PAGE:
The adherent fibroblasts were washed three times with PBS in order to remove FBS. The cells were scraped off the surface of the flask with a plastic cell scraper which was previously cooled in a -20˚C freezer. The cell suspension was transferred into a centrifuge tube with 1 mL of cold distilled water. Immediately, 5 mM phenylmethylsulphonyl fluoride (PMSF)-as a protease inhibitor- was added to it to prevent proteolytic activity. The solution was freeze-thawed three times at -80˚C and +37˚C and then centrifuged at 12000 ×g in a precooled centrifuge for 15 minutes. The supernatant was harvested and transferred to a fresh centrifuge tube and the pellet was discarded. The sample was divided into aliquots and its protein concentration was determined using the Bradford method and stored at -20˚C until used.
3.4.2. Toxoplasma Lysate Antigens
Approximately 25 × 106 live tachyzoites of the RH strain of T. gondii were used for preparation of TLA. For this, the tachyzoites were washed twice in cold PBS by centrifuging at 750 ×g for 10 minutes at 4˚C with brakes on and the supernatant was discarded. The pellet was re-suspended by adding 1 mL of distilled water and then supplemented with 5 mM PMSF. The suspension was freeze-thawed 3 times at -80˚C and +37˚C and its protein concentration was determined by the Bradford method and subsequently kept frozen at -20˚C until used (20).
3.5. Excretory/Secretory Antigens
3.5.1. ESA Obtained From Cell Culture
Tachyzoites were added to 25 cm2 tissue culture flasks with confluent fibroblasts (1:1) which were previously washed three times with PBS to remove FBS. Forty-eight hours later, the culture supernatants were harvested, pooled and supplemented with 100 IU/mL penicillin, 100 µg/mL streptomycin and 5 mM PMSF and then passed through a 0.22 µm Millipore membrane filter and its protein concentration was measured by the Bradford Method and stored at -20˚C until used (19).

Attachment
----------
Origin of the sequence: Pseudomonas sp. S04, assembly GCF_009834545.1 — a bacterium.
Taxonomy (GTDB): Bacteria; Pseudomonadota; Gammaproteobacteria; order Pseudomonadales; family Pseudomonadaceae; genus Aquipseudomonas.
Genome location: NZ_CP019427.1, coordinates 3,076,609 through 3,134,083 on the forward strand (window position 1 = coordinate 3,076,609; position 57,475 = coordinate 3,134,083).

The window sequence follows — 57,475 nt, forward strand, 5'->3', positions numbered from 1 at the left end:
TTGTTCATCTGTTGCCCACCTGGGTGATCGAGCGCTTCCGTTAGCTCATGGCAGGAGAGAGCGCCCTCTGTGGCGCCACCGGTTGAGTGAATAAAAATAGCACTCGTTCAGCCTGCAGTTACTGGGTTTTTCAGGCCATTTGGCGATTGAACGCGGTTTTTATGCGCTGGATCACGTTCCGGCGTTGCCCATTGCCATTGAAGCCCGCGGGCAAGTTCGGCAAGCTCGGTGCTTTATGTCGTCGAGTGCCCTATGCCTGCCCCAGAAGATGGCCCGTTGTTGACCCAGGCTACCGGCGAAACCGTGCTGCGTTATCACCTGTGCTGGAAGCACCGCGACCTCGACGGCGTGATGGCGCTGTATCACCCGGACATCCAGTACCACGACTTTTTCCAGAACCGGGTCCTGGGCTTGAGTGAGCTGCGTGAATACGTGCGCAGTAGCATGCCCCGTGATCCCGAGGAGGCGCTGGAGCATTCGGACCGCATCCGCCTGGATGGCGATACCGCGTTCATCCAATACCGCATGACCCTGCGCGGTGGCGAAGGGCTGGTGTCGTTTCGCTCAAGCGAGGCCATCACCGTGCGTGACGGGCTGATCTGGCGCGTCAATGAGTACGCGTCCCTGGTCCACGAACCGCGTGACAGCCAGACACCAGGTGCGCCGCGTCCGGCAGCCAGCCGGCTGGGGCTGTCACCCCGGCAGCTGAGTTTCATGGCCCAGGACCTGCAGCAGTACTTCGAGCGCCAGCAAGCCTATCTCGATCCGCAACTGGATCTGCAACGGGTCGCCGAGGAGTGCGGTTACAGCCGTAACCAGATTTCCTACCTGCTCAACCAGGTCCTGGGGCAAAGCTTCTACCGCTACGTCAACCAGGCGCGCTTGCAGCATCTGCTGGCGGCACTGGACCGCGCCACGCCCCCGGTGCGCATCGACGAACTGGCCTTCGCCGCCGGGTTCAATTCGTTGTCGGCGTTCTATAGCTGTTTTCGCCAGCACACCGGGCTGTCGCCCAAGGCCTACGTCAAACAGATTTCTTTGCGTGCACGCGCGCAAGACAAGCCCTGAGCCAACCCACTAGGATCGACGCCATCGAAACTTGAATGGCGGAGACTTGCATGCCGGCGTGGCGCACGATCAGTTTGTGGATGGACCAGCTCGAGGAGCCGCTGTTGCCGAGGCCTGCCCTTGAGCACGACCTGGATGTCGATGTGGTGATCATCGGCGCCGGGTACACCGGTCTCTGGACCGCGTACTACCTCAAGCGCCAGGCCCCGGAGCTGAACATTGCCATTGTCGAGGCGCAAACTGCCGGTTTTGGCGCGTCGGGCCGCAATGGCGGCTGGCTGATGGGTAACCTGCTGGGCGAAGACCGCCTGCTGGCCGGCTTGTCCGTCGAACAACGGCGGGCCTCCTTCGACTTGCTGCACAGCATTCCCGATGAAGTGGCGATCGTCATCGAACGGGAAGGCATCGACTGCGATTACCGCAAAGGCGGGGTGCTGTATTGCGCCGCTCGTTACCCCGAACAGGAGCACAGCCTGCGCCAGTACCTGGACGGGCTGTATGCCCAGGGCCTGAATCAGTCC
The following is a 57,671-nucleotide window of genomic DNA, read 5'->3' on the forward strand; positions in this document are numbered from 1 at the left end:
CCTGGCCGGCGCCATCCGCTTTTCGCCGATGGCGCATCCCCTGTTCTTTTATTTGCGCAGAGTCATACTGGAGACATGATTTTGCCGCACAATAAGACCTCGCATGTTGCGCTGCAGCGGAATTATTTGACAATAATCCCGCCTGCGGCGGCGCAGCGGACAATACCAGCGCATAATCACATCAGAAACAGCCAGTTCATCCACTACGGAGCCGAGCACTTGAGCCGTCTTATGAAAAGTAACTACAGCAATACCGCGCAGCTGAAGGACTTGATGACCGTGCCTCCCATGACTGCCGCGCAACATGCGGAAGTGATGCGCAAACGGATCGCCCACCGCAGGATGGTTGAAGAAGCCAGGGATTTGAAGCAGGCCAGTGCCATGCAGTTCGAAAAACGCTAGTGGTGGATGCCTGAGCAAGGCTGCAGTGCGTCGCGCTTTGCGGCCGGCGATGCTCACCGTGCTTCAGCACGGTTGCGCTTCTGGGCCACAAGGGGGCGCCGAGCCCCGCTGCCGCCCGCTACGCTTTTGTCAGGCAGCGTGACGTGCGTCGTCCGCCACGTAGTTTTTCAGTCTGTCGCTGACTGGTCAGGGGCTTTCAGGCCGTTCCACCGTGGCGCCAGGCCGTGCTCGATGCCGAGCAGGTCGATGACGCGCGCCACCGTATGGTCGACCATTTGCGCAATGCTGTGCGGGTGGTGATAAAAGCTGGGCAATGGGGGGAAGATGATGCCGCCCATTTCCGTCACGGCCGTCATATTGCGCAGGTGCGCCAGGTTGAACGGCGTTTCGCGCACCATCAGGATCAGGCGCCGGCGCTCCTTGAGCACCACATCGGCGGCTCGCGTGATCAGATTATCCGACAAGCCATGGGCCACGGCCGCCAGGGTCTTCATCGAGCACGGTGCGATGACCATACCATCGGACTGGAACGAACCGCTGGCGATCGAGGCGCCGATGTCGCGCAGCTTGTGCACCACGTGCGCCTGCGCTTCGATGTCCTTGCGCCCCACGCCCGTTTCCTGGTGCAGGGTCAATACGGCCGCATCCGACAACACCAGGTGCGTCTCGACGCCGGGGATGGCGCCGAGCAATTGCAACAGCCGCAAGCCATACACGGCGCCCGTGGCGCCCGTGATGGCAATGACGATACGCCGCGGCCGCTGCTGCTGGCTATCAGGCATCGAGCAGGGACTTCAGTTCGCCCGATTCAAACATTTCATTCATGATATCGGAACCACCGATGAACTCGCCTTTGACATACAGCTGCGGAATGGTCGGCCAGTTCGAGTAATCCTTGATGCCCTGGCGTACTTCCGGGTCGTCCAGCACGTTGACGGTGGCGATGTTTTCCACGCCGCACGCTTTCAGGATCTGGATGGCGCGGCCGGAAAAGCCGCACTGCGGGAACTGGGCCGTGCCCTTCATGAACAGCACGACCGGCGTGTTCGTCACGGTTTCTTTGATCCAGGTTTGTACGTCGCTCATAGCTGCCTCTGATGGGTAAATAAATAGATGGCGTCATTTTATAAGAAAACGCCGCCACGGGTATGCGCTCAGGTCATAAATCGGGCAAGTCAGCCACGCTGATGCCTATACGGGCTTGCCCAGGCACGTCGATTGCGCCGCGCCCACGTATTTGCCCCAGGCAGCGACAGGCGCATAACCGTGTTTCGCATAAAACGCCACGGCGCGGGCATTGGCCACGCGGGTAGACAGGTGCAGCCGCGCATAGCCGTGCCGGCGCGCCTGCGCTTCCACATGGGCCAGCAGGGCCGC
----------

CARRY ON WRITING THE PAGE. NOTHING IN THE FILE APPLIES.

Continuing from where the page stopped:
3.5.2. ESA Obtained From Cell-free Medium
Under sterile conditions, tachyzoites were obtained by centrifuging peritoneal fluids of infected mice and then washed three times with RPMI-1640 medium. Afterwards, approximately 5-8 × 106mL tachyzoites were re-suspended in a sterile 15 mL conical centrifuge tube in 2 mL of the same medium plus 100 IU/mL penicillin and 100 µg/mL streptomycin. The tubes were incubated horizontally at 37˚C for 3 hours under mild pulsation and then centrifuged at 1000 ×g for 10 minutes and supernatants were collected, pooled and filtered by passing through a 0.22 µm Millipore membrane filter and its protein concentration was determined using the Bradford method and stored at -20˚C until used (12).
3.6. Electrophoresis by SDS-PAGE Method
The antigens/proteins of T. gondii tachyzoites were separated on a 10% sodium dodecyl sulfate-polyacrylamide gel electrophoresis (SDS-PAGE) as described by Laemmli, 1970. Briefly, the samples including antigens/proteins from cell culture, cell-free medium, fibroblast lysate proteins and TLA were prepared by boiling in the Laemmli sample buffer in a 95-100˚C water bath for five minutes and loaded on top of the gel with 4% (w/v) acrylamide stacking gel and 10% (w/v) acrylamide resolving gel. SDS-PAGE was carried out in Tris-glycine buffer (pH = 8.3), using a constant current of 100 V for 1 hour. After electrophoresis was completed, the gel was stained with Coomassie brilliant blue R-250 to visualize the protein bands on the gel. The relative molecular mass of each recognized band was determined by comparison with standard molecular markers (21).
3.7. Immunization and Challenge